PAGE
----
Sunday, January 25, 2009

It's a gas, gas, gas

One of my friends on Facebook recently said that she wished her pug were not so "gaseous." And this, I suppose, is understandable. There are times when my aroma offends even myself. So strong are my instincts for self-preservation that mother and father often notice me leaping down from their laps shortly before any smell hits their nose. You see, I know what is coming. But humans should not bemoan such emissions. On the contrary, they should welcome them. In the coming canine revolution, this will be our secret weapon -- on a grand scale. And those fortunate enough to have slowly built up an immunity will fare much better than those being subjected to this frightening and disorienting brand of biological warfare for the first time.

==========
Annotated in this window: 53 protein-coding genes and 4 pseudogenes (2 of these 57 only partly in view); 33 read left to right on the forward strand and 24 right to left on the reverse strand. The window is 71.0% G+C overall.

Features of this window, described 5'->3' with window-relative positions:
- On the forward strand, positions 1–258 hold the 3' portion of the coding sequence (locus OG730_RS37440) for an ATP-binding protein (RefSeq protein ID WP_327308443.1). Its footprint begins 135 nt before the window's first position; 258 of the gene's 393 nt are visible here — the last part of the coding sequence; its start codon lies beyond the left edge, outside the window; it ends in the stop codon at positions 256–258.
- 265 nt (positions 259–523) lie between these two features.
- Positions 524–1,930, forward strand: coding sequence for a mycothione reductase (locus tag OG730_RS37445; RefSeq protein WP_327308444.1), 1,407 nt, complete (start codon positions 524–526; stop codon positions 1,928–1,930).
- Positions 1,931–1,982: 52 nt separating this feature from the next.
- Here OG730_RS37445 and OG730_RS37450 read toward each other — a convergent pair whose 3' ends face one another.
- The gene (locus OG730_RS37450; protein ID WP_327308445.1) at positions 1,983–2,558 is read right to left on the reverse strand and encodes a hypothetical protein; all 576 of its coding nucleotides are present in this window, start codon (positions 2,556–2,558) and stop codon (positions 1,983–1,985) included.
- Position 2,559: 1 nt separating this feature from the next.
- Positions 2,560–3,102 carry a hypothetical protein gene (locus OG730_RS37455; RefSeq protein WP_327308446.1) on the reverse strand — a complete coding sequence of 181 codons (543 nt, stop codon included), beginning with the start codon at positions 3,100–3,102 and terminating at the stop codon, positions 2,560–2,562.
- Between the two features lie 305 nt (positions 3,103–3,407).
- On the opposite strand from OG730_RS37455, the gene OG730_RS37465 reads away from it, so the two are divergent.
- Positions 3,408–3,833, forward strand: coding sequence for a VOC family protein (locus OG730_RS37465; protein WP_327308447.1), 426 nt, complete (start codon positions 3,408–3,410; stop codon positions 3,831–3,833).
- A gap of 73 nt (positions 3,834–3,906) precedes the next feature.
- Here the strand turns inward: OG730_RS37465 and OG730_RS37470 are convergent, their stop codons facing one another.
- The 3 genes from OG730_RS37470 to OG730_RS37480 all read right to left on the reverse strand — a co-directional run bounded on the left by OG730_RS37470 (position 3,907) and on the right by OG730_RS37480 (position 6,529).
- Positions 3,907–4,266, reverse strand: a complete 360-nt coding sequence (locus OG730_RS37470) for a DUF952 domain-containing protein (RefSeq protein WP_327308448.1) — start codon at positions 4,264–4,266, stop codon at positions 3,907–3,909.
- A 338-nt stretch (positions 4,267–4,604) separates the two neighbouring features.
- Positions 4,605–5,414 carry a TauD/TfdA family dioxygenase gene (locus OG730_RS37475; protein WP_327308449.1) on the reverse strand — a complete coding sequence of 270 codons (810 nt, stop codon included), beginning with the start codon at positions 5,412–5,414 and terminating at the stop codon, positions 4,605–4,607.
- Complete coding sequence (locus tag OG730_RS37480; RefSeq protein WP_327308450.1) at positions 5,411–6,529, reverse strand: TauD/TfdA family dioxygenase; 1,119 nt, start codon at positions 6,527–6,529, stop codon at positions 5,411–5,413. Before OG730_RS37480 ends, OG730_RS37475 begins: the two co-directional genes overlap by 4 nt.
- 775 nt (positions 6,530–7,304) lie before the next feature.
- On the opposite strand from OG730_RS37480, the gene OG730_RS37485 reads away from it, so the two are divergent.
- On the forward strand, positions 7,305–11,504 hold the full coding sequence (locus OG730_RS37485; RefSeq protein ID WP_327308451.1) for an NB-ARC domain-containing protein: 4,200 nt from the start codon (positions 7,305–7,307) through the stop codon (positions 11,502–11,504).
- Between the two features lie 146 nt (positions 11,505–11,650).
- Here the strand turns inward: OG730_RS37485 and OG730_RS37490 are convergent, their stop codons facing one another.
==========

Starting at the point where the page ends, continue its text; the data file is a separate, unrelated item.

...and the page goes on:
JMG said...

My JRT's should be indispensable to the biological warfare effort.

sarah s said...

But Ayatollah, why does my Hank leave the room when a human (not me, of course) releases these emissions?

Lucy said...

I don't believe this, it has been scientifically proven that farts bring joy.

Anonymous said...

Well you know humans do the same thing, they just stay under the covers so no ones knows!

Nevis said...

Oh, gracious, tell me about it. My little puggy, Ruki, is only 9 pounds but her farts...well, they could make a grown man cry.

Bogart said...

I have heard of this special gas on an Animal Planet television show - special to pugs and other short-nosed dogs - if it is so limited, indeed it MUST be special :)


Ayatollah Mugsy said...

You have raised them well, JMG.

Being a highly cultured and well-mannered dog, Hank expects better, Sarah S.

No cleric would ever argue with science, Lucy.

Oh, we canines know, Daisydog.

Could and will, Nevis.

Special but deadly, Bogart.